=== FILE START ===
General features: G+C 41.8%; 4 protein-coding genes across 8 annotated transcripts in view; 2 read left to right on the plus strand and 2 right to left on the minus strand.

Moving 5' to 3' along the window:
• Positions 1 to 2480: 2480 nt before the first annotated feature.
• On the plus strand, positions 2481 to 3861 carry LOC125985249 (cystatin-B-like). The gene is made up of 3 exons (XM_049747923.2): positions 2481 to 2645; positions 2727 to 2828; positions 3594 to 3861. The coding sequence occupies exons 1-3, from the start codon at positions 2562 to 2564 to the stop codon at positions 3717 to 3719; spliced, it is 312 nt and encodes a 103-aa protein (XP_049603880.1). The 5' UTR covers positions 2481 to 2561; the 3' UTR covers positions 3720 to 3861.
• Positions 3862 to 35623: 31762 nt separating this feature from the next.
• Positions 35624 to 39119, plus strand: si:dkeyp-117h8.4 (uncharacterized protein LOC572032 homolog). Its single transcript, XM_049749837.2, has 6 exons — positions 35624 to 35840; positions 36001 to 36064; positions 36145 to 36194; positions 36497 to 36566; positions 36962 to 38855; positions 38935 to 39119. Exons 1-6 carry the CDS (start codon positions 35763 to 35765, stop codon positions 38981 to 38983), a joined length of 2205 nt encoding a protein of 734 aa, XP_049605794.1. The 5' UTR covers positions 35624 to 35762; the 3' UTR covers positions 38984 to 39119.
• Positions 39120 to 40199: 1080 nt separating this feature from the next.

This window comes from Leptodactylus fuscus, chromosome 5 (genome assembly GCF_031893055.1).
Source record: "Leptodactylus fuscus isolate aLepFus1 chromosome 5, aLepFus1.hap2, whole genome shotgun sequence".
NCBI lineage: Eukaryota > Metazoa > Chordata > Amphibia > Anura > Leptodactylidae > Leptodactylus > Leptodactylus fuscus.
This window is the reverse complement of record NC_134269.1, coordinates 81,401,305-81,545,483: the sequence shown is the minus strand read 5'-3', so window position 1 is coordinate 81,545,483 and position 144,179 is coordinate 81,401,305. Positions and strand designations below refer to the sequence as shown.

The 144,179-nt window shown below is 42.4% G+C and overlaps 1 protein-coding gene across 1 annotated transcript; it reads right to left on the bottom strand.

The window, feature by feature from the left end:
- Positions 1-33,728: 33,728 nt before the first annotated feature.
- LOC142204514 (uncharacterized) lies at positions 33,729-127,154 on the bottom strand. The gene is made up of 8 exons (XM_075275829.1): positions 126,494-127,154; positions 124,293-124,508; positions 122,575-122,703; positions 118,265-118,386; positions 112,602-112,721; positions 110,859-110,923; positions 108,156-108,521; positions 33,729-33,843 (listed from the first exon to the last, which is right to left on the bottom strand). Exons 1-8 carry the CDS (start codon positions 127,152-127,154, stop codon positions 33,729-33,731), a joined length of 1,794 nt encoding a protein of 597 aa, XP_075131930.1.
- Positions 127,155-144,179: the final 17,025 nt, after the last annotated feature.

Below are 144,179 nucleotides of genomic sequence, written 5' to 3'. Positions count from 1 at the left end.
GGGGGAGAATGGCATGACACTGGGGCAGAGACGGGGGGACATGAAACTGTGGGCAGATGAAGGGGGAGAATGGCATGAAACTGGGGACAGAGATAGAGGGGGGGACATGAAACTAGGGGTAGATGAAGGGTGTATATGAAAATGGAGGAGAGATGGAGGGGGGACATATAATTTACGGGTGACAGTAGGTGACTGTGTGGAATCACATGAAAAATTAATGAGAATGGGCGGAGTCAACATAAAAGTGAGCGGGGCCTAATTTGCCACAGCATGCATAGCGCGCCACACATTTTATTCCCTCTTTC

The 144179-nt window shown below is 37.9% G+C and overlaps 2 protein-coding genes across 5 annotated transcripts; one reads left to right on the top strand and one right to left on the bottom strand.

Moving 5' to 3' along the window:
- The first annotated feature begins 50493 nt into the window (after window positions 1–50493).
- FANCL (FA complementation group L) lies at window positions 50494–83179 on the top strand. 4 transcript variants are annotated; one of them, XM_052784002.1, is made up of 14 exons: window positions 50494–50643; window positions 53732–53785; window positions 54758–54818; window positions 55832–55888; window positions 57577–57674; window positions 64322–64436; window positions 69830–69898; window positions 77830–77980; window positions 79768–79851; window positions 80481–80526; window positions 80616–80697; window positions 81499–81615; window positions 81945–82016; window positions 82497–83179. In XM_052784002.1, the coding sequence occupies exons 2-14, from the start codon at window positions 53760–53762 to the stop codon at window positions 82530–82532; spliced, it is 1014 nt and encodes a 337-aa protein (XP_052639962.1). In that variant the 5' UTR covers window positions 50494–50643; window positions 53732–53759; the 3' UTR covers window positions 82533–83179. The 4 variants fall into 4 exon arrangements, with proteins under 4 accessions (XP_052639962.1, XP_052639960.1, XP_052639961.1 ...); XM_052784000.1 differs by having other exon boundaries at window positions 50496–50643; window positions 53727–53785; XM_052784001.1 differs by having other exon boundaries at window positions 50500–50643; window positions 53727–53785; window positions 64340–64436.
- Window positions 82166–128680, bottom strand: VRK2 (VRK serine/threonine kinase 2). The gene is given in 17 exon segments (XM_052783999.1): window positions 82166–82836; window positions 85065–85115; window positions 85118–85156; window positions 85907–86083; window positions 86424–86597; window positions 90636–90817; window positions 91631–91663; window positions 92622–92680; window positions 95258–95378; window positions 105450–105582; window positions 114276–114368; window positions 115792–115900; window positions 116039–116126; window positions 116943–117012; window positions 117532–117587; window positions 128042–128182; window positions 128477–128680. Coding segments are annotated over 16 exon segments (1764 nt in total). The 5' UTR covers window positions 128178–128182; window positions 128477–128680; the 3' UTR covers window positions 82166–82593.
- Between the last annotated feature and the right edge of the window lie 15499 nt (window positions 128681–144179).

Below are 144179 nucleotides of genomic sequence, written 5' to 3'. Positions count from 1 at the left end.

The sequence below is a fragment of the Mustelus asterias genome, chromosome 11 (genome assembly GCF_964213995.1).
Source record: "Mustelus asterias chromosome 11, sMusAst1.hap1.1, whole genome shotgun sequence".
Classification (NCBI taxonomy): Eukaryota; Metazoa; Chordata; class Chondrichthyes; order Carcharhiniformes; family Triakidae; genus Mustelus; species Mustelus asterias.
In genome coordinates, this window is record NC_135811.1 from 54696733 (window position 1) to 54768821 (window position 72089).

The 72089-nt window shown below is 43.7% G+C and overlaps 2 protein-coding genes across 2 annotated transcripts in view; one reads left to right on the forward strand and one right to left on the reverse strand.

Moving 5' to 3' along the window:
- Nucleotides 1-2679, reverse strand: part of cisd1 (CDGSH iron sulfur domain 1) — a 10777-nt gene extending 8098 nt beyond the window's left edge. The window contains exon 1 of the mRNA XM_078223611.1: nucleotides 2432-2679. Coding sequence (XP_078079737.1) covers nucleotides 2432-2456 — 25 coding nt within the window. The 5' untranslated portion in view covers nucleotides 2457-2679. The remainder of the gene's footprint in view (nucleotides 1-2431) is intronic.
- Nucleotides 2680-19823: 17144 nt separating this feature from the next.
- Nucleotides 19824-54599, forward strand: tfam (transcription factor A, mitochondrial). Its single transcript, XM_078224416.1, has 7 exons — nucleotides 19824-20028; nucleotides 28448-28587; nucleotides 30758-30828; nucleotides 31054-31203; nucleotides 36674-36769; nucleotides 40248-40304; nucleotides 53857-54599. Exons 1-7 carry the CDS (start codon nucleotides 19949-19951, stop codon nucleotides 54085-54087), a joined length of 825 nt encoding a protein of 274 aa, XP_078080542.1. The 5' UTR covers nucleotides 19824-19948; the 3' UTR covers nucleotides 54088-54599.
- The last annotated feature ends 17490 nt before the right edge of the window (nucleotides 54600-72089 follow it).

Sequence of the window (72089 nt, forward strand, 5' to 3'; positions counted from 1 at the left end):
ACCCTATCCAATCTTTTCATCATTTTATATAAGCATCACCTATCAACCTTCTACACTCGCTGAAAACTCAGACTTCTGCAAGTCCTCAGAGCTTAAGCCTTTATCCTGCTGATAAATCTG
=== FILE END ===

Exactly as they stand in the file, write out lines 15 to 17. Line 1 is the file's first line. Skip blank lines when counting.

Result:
- LOC142204514 (uncharacterized) lies at positions 33,729-127,154 on the bottom strand. The gene is made up of 8 exons (XM_075275829.1): positions 126,494-127,154; positions 124,293-124,508; positions 122,575-122,703; positions 118,265-118,386; positions 112,602-112,721; positions 110,859-110,923; positions 108,156-108,521; positions 33,729-33,843 (listed from the first exon to the last, which is right to left on the bottom strand). Exons 1-8 carry the CDS (start codon positions 127,152-127,154, stop codon positions 33,729-33,731), a joined length of 1,794 nt encoding a protein of 597 aa, XP_075131930.1.
- Positions 127,155-144,179: the final 17,025 nt, after the last annotated feature.

Below are 144,179 nucleotides of genomic sequence, written 5' to 3'. Positions count from 1 at the left end.